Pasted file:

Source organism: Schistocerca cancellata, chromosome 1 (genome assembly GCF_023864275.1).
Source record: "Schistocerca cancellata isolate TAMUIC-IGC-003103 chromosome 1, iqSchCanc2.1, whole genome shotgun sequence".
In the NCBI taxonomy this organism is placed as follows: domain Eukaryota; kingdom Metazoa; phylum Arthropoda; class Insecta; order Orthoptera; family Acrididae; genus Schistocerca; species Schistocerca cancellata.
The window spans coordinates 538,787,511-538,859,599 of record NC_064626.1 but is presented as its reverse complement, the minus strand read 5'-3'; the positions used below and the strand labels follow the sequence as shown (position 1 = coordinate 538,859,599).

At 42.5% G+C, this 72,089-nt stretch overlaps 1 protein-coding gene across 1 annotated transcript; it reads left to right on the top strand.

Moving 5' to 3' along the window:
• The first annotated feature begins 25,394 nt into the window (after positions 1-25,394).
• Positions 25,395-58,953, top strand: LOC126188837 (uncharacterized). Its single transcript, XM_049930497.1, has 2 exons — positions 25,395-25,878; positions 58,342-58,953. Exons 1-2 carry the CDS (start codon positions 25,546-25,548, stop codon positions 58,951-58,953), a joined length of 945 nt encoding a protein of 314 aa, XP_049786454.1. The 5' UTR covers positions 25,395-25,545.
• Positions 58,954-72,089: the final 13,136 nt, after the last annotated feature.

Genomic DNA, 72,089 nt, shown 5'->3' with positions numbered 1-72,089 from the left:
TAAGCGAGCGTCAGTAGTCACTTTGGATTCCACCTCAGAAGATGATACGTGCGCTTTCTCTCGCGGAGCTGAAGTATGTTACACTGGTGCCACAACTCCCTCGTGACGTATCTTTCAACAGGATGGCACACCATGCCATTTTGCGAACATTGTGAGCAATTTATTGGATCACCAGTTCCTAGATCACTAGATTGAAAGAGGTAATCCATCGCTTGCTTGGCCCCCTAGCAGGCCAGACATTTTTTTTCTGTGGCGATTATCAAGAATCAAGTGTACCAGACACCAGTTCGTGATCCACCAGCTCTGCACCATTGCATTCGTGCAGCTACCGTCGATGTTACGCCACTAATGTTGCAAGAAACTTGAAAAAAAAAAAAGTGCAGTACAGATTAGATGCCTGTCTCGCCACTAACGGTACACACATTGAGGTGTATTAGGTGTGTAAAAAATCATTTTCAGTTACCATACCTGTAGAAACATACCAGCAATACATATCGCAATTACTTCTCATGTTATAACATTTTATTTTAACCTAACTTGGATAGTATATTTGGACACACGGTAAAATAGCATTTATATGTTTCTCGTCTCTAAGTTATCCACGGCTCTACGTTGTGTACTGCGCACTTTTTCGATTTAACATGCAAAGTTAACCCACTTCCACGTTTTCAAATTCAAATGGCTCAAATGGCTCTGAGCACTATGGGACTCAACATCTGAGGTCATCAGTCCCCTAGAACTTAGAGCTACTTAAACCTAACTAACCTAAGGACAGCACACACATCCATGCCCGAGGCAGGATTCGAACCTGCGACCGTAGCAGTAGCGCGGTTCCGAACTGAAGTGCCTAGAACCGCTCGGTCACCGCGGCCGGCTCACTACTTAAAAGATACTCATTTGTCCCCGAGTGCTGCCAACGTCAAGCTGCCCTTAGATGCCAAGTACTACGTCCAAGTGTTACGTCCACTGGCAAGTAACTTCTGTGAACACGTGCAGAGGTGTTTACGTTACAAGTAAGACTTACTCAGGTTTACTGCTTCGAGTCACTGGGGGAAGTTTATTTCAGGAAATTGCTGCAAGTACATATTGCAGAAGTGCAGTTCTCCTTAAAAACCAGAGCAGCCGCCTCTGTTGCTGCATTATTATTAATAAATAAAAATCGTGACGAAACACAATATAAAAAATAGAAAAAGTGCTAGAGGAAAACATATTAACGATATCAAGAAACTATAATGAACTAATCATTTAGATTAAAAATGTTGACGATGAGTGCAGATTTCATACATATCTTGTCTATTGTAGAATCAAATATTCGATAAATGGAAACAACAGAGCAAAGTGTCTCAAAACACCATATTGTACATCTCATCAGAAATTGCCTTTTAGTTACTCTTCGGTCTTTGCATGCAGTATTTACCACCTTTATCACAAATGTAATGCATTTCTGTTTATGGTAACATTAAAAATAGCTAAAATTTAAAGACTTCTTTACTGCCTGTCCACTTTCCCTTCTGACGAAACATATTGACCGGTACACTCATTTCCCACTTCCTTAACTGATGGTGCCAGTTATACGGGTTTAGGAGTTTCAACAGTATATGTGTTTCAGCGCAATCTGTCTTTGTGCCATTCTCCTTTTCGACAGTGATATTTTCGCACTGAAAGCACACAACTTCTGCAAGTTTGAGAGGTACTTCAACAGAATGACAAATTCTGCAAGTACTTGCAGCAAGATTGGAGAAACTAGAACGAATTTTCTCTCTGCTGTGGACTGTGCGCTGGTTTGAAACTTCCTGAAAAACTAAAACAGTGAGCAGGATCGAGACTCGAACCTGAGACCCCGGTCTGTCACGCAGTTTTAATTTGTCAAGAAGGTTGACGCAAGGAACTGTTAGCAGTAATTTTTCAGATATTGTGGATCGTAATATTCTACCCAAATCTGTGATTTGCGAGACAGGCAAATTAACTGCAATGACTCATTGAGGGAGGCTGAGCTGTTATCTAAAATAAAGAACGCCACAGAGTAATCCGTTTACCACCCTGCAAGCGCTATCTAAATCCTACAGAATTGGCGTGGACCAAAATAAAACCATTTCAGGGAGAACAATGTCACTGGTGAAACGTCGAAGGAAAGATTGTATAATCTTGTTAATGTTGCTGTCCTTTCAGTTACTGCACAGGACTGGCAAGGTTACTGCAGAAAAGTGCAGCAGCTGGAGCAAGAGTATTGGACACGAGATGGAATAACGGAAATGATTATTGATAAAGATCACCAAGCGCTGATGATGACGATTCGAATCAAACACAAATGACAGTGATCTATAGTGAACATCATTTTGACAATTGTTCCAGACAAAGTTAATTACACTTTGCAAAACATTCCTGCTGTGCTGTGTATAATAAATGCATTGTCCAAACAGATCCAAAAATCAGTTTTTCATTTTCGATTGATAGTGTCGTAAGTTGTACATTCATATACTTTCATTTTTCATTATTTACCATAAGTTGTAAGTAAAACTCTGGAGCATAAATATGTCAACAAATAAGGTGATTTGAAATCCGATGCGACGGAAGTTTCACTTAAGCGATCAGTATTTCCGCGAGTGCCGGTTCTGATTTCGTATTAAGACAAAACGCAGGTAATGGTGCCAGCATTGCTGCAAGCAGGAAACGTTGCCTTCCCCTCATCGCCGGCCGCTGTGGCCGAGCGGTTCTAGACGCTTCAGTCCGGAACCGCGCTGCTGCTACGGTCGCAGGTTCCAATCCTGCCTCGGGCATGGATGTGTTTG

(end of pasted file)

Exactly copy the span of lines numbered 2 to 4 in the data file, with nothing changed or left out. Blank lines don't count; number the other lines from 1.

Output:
Source record: "Schistocerca cancellata isolate TAMUIC-IGC-003103 chromosome 1, iqSchCanc2.1, whole genome shotgun sequence".
In the NCBI taxonomy this organism is placed as follows: domain Eukaryota; kingdom Metazoa; phylum Arthropoda; class Insecta; order Orthoptera; family Acrididae; genus Schistocerca; species Schistocerca cancellata.
The window spans coordinates 538,787,511-538,859,599 of record NC_064626.1 but is presented as its reverse complement, the minus strand read 5'-3'; the positions used below and the strand labels follow the sequence as shown (position 1 = coordinate 538,859,599).